The man who once claimed his company “put the dot in dot-com” has stepped down as the CEO of the organization he ran for nearly a quarter century.
Sun Microsystems Inc. co-founder Scott McNealy said the timing was right to install Jonathan Schwartz as CEO.
The Mountain View, Calif.-based company reported a solid growth quarter and it gives Schwartz a chance to plan the next fiscal year, McNealy said in a teleconference.
But at least one analyst thinks the company has been in trouble for years and this change in leadership may not be in the right direction.
“It’s been in trouble for most of the decade, and the reason it’s in trouble is its market has gone away,” said Rob Enderle, principal analyst with the Enderle Group in San Jose, Calif.
The large-scale premium server market has been commoditized, he said. Sun is not structured to sustain that market, Enderle said.
“Sun will never be a Dell.”
Sun is in the same position Apple was a few years ago. Apple saved itself by reinventing itself and getting into the MP3 player market, Enderle said. “Sun needs to find its iPod.”
But Enderle wonders if Schwartz is the right man for the job, as he hasn’t shown himself to be the kind of leader who comes in and makes radical changes in order to turn around a corporation.
Although Sun has been cash-flow-positive, the company has shown a quarter-over-quarter loss. In the last quarter, which ended on March 26, Sun’s revenue grew 21 per cent year over year. Sun also posted a loss of US$217 million for that quarter.
It’s critical that over the next fiscal year, Sun become not just cash-flow-positive but post real profits, said David Senf, program manager for IDC Canada in Toronto.
The company has invested heavily in changing its product lineup and changing its business model to a degree, he said. It acquired StorageTek to beef up its storage offering and made almost all of its software suites open source.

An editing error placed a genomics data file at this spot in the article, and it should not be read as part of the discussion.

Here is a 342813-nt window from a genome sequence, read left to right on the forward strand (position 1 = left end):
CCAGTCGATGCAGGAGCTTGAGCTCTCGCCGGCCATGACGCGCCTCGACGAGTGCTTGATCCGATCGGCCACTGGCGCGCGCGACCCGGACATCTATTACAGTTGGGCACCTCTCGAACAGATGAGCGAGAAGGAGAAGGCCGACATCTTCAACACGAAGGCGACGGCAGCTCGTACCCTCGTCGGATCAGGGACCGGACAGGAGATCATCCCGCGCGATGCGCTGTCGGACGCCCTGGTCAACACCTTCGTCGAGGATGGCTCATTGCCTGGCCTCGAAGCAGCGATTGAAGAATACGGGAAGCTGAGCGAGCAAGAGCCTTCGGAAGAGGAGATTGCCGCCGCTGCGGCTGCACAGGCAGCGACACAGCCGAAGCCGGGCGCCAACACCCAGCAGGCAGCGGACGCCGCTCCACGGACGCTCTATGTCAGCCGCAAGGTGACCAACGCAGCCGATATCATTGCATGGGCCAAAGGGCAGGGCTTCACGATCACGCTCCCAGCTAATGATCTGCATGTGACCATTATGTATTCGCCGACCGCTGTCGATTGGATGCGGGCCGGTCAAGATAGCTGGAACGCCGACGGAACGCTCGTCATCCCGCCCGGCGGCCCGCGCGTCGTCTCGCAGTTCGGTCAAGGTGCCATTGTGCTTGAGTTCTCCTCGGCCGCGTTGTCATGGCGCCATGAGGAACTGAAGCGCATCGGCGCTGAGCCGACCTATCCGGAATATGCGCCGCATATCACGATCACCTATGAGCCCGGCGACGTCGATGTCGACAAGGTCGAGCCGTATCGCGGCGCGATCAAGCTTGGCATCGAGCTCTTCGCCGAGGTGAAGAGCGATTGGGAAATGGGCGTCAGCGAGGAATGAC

“So these are big changes for Sun Microsystems,” he said. “It was time for McNealy to depart. The financial community had been holding his feet to the fire over the last number of quarters.” McNealy will remain at Sun as a chairman.
Sun’s main businesses – storage, server and software – have been extremely competitive in both the low and high end from Dell, IBM and EMC.
“Sun needs to be able to reconfigure its product line to an extent in order to be able to take on Dell and take on EMC,” Senf said. “Sun adopted its Linux strategy – it’s x86 strategy – late. And it’s paid the price for that.”
Sun is very much an organization in transition, said Stephen O’Grady, senior analyst with Red Monk in Denver.
Sun has made some bold and aggressive moves over the last couple of years, such as making Solaris open source, and Schwartz has either been behind those ideas or championed them, he said.
The move can be seen as a symbolic shift towards software, as Schwartz comes from the software side of the business, said Warren Shiau, a lead analyst at the Strategic Counsel.
He said financial analysts have been unfair to McNealy and overly critical of the fact that he has been a strong advocate of research.
“There have been many people, especially investment bankers and financial analysts who say Sun shouldn’t be doing this,” he said.
– With files from Paolo Del Nibletto